Featherweight Corporation has cut its Alouette models in half, concentrating on family machines with Kohler engines and sport machines powered by Sachs. The parent corporation, Bangor Punta, has discontinued the Starcraft line for 1972, and the Escort and Eliminator brand names have been commandeered by Alouette for the new season.
All sleds carry a jazzy new red color, dual taillights, reflective side stripes, restyled windshields and wider skis. All models are wired for electric start and a kill switch is standard.
The family machines come in two sizes. The Escort 295 rides on a 15-inch track, powered by a 292cc Kohler, while the Venture 440 has an 18-inch track and 431cc Kohler. Three Eliminator models in the sport series are available for the new season with Sachs engines, ranging from 291 up to 437 cc’s. They’re all twins, and prices range from $895 to $1,195 on the five Alouette models. Weights vary from 340 to 385 lbs., and slide suspensions are available through local dealers. Speedometers and tachometers are factory-installed options on all models.
The SNOW GOER staff rode both the Venture 440 as well as the sporty Eliminator 440 in Utah. Even though the Venture’s 18-inch track was somewhat more stable during tight turns and side-hill maneuvers, the Eliminator’s 15-inch track stuck in there good and tight.
Excellent underseat storage was found in both sleds. Other features on target for ‘72 include a multi-layer dense foam seat for more comfort and access to the engine and gas tank via easy-to-reach rubber latches. All three Eliminator sport models for ‘72 offer a new standard rider safety seat strap. The Alouettes have plenty of leg room. The clutch guard is of 16-gauge steel and the Venture family model has a good back support.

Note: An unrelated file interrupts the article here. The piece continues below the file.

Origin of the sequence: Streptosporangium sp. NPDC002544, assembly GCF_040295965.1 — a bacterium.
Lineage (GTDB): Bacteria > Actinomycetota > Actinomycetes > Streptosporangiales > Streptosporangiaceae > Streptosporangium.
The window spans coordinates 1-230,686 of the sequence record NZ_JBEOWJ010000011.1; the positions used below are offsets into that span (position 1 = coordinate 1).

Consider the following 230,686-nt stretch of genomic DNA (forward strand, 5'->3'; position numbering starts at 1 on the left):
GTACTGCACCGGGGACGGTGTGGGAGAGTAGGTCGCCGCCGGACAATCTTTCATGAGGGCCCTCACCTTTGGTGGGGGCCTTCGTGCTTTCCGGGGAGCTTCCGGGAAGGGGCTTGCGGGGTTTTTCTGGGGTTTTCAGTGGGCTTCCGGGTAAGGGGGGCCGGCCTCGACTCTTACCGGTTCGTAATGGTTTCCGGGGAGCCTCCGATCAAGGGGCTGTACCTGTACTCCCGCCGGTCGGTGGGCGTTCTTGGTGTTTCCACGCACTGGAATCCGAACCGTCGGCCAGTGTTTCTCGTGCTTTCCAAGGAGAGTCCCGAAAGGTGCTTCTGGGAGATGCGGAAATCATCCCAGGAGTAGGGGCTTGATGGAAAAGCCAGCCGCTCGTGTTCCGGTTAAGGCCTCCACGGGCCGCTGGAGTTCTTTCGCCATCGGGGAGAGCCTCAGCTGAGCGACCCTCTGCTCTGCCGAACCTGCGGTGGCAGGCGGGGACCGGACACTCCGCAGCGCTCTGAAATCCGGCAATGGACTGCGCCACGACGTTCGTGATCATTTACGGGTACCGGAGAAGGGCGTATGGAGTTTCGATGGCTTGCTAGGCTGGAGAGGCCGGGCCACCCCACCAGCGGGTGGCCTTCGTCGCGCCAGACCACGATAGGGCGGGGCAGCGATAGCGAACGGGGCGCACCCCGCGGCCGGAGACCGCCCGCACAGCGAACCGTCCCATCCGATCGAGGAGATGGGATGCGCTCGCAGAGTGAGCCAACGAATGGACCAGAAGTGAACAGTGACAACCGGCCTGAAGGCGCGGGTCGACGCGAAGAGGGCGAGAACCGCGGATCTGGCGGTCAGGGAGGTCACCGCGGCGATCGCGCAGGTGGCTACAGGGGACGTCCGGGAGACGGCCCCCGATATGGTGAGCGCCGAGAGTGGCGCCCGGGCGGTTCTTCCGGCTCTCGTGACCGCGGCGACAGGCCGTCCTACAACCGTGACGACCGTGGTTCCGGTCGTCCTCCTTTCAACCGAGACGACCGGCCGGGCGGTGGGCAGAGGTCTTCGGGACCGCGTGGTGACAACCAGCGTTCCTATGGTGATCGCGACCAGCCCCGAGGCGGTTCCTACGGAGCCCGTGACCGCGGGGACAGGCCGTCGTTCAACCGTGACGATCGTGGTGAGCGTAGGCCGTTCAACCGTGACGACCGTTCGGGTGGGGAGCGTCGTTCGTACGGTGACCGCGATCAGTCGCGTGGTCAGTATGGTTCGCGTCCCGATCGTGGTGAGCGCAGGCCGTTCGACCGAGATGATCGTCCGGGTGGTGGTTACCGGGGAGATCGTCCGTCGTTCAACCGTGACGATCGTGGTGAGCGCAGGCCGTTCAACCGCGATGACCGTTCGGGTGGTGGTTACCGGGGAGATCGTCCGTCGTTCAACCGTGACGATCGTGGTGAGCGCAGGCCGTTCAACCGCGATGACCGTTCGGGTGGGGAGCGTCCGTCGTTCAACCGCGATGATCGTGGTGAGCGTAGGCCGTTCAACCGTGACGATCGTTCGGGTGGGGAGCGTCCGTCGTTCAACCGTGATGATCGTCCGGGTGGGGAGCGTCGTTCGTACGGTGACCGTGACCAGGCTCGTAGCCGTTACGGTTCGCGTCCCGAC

All models except the Escort have disc brakes and the Salsbury clutch. An all welded, unitized steel chassis is designed to provide added strength for all requirements. More features for ‘72 include flex ease ball joint steering, three-point track support, and contoured throttle for more precise speed control.
Once the Kohler and Sachs engines we warmed up, they were dependable performers at the high altitudes near Park City. The Venture wide track was used extensively as a staff workhorse day after day without failure. Alouette is classy and sassy with both dependable family and sport machines.
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I raced a starcraft racinging sno mobile in a 100 mile race in rome city in. 1971.I was 16 yrs. old at the time I raced it for starcraft at the time. it was a 420 something or a 650 something cant remember.it was a free air engine with tillison carbs full expanshion chambers. clocked at a little over 90 mph when qualifing. was way out in the leed untill the rear of the left ski busted a hole in the oil bathed chain case.( the track was really rough0 and broke the triple row chain. i know it was a prototype just wonder where it went. i know it went back to elkhart in. starcraft hedquartes at the time. everyone says iam crazy but i know what i raced that day. was it a alouette painted starcraft yellow? someone know anything sure would help .thanks.